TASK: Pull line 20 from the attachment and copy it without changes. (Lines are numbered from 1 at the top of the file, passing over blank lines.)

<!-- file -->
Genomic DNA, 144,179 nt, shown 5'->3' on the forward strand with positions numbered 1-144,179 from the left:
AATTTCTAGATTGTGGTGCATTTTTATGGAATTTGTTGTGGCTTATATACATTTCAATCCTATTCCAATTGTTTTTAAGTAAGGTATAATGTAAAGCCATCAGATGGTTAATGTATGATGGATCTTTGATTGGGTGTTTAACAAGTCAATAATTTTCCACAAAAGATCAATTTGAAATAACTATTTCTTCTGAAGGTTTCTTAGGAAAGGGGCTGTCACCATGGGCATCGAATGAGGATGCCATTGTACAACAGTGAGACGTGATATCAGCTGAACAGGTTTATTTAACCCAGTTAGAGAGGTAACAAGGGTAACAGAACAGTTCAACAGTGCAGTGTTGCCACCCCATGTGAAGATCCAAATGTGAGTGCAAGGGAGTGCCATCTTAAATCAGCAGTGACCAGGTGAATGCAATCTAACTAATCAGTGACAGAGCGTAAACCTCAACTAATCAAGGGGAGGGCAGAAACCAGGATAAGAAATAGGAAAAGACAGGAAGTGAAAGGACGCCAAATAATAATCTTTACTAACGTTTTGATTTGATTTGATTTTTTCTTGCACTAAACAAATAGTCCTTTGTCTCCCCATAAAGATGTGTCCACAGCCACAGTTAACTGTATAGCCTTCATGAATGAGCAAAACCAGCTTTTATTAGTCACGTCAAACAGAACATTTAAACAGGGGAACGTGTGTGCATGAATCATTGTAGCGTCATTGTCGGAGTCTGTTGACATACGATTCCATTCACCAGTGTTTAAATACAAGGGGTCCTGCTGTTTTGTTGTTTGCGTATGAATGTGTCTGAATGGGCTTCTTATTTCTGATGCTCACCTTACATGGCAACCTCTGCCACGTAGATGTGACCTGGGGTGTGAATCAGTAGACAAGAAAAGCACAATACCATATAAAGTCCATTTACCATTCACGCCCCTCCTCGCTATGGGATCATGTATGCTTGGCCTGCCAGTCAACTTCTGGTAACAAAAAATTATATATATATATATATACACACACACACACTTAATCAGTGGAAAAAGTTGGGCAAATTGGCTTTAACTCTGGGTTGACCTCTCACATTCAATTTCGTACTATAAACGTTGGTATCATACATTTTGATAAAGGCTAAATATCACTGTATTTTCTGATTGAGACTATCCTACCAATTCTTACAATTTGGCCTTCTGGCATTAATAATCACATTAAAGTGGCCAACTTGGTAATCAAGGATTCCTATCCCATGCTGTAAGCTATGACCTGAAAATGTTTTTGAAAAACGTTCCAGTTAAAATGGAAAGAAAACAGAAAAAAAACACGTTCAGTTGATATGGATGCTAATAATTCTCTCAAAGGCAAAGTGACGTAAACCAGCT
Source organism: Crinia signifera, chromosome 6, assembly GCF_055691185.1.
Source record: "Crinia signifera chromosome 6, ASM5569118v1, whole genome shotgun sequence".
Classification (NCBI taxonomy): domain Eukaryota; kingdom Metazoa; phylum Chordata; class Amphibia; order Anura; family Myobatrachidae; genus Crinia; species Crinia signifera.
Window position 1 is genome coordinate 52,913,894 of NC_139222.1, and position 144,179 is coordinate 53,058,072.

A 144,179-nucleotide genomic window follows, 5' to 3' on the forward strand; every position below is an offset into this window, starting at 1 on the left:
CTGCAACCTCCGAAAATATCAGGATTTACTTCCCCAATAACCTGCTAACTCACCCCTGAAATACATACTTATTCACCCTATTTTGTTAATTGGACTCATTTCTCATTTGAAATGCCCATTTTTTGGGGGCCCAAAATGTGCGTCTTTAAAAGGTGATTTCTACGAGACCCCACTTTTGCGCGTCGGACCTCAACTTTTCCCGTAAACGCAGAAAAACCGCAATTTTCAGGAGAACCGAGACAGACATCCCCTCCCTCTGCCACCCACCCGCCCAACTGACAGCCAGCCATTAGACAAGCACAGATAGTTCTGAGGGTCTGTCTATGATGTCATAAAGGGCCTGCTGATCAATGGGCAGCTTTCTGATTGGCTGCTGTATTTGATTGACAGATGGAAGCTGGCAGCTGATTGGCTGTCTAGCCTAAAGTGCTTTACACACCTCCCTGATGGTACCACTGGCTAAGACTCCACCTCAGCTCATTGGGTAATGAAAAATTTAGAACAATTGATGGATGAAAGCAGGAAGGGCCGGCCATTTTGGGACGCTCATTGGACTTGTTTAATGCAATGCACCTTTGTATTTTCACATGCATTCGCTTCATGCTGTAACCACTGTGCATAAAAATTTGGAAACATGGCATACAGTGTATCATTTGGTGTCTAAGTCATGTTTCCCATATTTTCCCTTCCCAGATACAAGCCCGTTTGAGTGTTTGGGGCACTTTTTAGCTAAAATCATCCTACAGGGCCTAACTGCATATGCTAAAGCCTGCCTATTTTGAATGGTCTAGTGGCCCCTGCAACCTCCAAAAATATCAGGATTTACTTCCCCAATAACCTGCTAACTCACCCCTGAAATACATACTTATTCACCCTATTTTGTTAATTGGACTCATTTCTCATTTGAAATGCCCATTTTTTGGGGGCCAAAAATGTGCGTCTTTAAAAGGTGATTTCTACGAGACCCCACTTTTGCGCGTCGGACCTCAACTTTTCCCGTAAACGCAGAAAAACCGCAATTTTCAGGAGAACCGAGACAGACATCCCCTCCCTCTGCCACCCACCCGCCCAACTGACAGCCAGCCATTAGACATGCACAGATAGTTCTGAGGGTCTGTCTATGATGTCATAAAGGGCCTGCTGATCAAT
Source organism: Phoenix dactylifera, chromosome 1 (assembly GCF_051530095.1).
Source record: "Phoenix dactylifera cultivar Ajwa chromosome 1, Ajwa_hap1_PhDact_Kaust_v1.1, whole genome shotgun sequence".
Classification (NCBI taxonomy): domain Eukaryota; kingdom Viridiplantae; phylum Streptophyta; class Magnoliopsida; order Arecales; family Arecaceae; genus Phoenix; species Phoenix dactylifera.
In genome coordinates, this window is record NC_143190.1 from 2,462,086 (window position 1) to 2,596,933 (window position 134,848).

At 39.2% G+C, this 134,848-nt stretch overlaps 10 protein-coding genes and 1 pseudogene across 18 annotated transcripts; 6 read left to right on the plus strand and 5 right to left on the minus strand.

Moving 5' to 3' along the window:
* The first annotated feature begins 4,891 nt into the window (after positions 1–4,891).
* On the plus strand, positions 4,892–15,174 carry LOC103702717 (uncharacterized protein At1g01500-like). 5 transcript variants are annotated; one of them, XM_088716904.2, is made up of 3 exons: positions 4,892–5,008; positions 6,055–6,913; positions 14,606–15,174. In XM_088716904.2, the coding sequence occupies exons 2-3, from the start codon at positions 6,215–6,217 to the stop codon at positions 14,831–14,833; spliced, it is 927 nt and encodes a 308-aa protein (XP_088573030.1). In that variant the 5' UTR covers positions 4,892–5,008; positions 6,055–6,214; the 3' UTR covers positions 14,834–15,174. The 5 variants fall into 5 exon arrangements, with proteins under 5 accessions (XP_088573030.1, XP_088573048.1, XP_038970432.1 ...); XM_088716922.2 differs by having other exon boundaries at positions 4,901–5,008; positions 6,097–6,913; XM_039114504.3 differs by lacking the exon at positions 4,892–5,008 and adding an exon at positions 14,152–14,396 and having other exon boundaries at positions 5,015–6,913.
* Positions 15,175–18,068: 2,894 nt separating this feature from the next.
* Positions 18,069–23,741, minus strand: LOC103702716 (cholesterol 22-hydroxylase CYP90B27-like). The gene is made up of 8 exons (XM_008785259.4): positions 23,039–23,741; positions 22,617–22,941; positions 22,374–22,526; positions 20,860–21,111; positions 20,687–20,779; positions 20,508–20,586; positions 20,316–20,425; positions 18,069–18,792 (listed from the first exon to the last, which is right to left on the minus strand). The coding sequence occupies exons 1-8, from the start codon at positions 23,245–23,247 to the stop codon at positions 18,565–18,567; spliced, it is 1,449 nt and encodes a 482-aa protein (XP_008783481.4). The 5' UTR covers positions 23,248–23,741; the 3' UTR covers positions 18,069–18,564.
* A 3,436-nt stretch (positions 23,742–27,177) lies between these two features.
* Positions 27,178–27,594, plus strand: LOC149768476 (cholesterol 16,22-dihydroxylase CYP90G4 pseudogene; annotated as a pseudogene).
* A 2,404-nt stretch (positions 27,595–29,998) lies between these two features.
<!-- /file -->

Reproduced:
* Positions 27,178–27,594, plus strand: LOC149768476 (cholesterol 16,22-dihydroxylase CYP90G4 pseudogene; annotated as a pseudogene).